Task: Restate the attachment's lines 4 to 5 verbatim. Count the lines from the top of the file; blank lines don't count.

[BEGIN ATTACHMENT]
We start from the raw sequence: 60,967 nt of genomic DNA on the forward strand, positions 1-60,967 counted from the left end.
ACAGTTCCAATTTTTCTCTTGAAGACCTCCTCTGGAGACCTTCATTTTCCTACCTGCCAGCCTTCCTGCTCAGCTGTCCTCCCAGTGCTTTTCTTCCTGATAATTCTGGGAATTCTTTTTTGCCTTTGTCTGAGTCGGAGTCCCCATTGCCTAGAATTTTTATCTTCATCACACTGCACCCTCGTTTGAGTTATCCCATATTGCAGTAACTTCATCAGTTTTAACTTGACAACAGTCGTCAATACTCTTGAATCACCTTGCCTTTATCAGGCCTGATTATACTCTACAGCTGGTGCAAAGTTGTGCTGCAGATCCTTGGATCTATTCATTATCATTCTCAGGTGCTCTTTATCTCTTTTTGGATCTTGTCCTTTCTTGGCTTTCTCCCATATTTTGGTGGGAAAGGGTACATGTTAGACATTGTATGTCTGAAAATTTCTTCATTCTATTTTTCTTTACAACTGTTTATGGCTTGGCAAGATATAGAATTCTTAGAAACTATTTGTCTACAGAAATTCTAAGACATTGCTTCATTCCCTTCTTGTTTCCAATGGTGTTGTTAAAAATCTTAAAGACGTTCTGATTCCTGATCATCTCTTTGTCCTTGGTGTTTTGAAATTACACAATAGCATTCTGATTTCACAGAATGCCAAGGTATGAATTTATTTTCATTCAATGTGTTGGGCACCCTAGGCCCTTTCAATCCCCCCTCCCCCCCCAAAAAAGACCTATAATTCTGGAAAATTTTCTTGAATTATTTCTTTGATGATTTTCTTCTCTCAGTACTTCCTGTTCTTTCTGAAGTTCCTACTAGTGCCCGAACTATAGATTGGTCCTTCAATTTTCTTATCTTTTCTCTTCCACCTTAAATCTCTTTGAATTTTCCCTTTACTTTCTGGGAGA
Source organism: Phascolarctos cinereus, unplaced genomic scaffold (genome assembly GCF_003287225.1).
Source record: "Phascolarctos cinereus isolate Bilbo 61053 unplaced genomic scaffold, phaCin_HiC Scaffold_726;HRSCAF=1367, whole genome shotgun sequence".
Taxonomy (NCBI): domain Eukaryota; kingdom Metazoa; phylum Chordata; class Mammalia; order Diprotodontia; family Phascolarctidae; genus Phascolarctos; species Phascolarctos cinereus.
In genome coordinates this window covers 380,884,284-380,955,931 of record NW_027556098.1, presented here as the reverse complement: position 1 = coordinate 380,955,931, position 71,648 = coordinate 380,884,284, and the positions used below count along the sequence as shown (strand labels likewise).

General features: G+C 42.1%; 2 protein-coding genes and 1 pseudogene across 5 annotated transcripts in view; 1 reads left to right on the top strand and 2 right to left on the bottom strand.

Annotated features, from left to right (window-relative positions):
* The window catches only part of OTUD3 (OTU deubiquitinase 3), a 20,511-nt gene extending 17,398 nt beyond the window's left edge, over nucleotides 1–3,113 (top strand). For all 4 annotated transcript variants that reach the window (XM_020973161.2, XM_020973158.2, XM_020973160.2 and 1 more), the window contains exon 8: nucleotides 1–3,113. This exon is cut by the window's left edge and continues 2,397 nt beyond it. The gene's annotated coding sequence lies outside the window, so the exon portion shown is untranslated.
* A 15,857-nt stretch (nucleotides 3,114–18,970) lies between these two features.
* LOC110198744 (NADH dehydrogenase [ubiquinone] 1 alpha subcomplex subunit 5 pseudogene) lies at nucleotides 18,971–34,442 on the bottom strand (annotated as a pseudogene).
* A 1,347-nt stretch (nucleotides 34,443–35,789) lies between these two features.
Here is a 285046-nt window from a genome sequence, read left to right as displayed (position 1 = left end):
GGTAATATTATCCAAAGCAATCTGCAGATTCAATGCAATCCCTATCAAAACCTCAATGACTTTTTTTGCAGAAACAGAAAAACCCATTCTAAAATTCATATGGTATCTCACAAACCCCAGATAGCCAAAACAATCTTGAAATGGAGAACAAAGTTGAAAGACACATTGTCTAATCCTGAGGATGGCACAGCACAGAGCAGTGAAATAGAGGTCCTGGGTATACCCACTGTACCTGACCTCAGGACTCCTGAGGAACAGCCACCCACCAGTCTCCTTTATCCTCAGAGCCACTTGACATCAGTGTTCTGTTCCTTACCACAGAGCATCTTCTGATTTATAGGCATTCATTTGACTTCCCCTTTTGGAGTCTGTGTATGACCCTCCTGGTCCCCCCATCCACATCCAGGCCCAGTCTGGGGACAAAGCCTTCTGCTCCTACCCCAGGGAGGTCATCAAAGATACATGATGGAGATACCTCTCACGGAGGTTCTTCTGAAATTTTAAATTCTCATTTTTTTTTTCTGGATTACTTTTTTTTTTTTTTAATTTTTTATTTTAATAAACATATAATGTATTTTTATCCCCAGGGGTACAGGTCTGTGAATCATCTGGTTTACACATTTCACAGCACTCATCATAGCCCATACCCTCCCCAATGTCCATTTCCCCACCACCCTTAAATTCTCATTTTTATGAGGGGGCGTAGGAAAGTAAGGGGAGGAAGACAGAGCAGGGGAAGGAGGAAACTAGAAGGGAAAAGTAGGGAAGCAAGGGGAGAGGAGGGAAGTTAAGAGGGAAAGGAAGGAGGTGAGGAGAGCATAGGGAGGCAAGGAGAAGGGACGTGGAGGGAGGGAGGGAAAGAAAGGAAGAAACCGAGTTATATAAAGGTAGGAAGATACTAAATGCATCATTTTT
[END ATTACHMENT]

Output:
Source record: "Phascolarctos cinereus isolate Bilbo 61053 unplaced genomic scaffold, phaCin_HiC Scaffold_726;HRSCAF=1367, whole genome shotgun sequence".
Taxonomy (NCBI): domain Eukaryota; kingdom Metazoa; phylum Chordata; class Mammalia; order Diprotodontia; family Phascolarctidae; genus Phascolarctos; species Phascolarctos cinereus.